More noise than signal

Herbie: Fully Loaded

This review has been ‘repurposed’ from my other site,

Has, unbeknownst to me, a significant portion of the world’s population been actively crying out for another Herbie film, essentially a remake of the 1968 original The Love Bug? While I’ve no paperwork to back it up, I’ll wager the answer to that is no. Still, that’s what we’ve got, with the dependable Disney mainstay of Dean Jones replaced in this The Fast and The Furious-tinged makeover replaced with the dependable Disney mainstay Lindsay Lohan.

Everyone’s favourite cute and cuddly, demon possessed, cantankerous sentient nightmare of an old-school VW Beetle has fallen on hard times. A losing streak sees him cast onto the scrap yard, facing certain crushing until recent college graduate Maggie Peyton (Lohan) shows up with her NASCAR racing team owner father Ray (Michael Keaton). The clapped out Herbie is picked up for 75 bucks with the intention of providing cheap, honest transport for Maggie as she heads off to New York for a career at ESPN.

Of course, Herbie’s a race car at heart, and would you Adam and Eve it, so’s Maggie. Well, a race car driver at heart, at least. Not that she feels that she’s a Subaru. That would be silly. Oh dear, this paragraph’s sort of fallen apart, hasn’t it? Let’s try another one.

Herbie and Maggie have a shared love of driving really quickly (that’s better!). Sadly, Maggie’s days of street racing came to an abrupt end after a minor accident and major parental argy-bargy. Not that promising to cease and desist this behaviour means anything to our devil-car, tempting and forcing her into a showdown against NASCAR legend Trip Murphy (Matt Dillon). The Satan fuelled VeeDub wins handily, by which point we’ve collected one hero protagonist who must be cajoled into following her dreams of NASCAR success and one villainous archenemy out for revenge. Who’s missing? Ah yes, good natured love interest mechanic Kevin (Justin Long), an old high school friend who agrees to fix up Beelzebub’s runaround with the spares left over from the Fast and Furious franchise.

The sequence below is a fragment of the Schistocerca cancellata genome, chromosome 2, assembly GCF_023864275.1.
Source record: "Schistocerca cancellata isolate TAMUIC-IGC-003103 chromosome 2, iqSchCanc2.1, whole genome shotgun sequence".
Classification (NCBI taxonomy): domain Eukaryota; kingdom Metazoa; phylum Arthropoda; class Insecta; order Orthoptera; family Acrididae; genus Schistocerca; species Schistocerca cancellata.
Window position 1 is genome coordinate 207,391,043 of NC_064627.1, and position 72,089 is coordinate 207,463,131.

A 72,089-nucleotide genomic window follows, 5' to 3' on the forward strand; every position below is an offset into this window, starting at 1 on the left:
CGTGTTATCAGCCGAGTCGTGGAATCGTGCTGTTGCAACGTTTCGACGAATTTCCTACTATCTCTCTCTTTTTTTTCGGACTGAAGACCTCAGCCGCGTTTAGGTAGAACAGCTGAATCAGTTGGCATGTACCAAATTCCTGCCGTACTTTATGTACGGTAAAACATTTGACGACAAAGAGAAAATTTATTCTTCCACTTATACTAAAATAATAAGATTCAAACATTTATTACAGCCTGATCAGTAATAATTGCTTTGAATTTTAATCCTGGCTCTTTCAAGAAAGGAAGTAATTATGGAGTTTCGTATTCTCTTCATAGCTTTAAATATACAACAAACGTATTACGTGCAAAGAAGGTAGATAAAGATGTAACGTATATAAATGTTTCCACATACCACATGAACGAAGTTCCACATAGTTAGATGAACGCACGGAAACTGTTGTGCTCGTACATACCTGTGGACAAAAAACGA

I’m sure you can fill in the rest for yourself, as perhaps expectedly Herbie: Fully Loaded doesn’t exactly rewrite any movie making paradigms. What it does do rather well is feel like a Herbie film, from the inane slapstick of Herbie hitting people with his doors and spilling oil on nasty people to the occasional acerbic comment from the poor fellow behind Herbie’s wheel recognising the futility of their struggle against The Bug of the Beast.

Which seems to be why a lot of people don’t like it, which is odd. There are lots of valid points to attack it on. There’s little to interest folks outside of the sub-twelve target audience, apart perhaps from the nostalgia factor for the wrinkly, thirty-odds year old parents. It’s an utterly predictable storyline, the race scenes are handled somewhat flat-footedly by director Angela Robinson (veteran of D.E.B.S. and Chickula: Teenage Vampire to which my only response can be ‘?’). The acting, despite the strong cast is somewhat perfunctory although it’s nice to see Michael Keaton in a role that doesn’t utterly suck (Hello, White Noise! Come in, take a seat next to Jack Frost and Multiplicity); the man deserves far more than to be remembered as ‘the guy that was Beetlejuice and Batman then um, little of interest’. Oh yeah, and whoever picked NASCAR as the subject matter has some explaining to do.

NASCAR, for those of you who don’t know, which I imagine to be everyone outside of America, is a sport where stock cars drive round a roundabout in a competition to test skills, ability, mettle and to out-bore Formula 1. Of all the races to pick, why NASCAR? It might be big in the redneck demographic but it’s not going to play as well outside of America’s heartland. Compared to, say, a rally in Monte Carlo or the watching of paint dry, NASCAR contains the high octane excitement of a nice digestive biscuit and a nice cup of Horlicks.

All of which, barring possibly the NASCAR spiel, doesn’t really matter. It’s been designed for young kids, and on that level works very well. Hating a movie that’s specifically marketed for young kids for not appealing to middle aged folks is somewhat akin to disliking Enter the Dragon for having too much kung-fu in it. This doesn’t excuse it these failings, because there’s certainly other examples of kiddy oriented flicks that also appeal to audience elders, but it ought to give one pause when entering into vitriolic diatribes against it for imagined offense to an audience that won’t be watching this anyway.

Rather like Madagascar before it, doling out something as essentially arbitrary as marks out of five becomes problematic. It’s a kids film, and as such marking it down for not being an adults film seems, well, stupid. At the same time because there’s not much to appeal to adults, a category I suppose I belong to in a technical sense at least, I didn’t really enjoy NeoHerbie very much. Not even for the usual ‘Leering at Lohan’, a sport I hope to have ratified for the next Olympics. If you aren’t a child, or aren’t running escort duty for one of them, there’s just no reason to see this film. However, given the type if movie and the marketing for it the thought of seeing it probably hadn’t crossed your mind, making this warning as redundant as the ‘do not drink’ label on a bottle of bleach.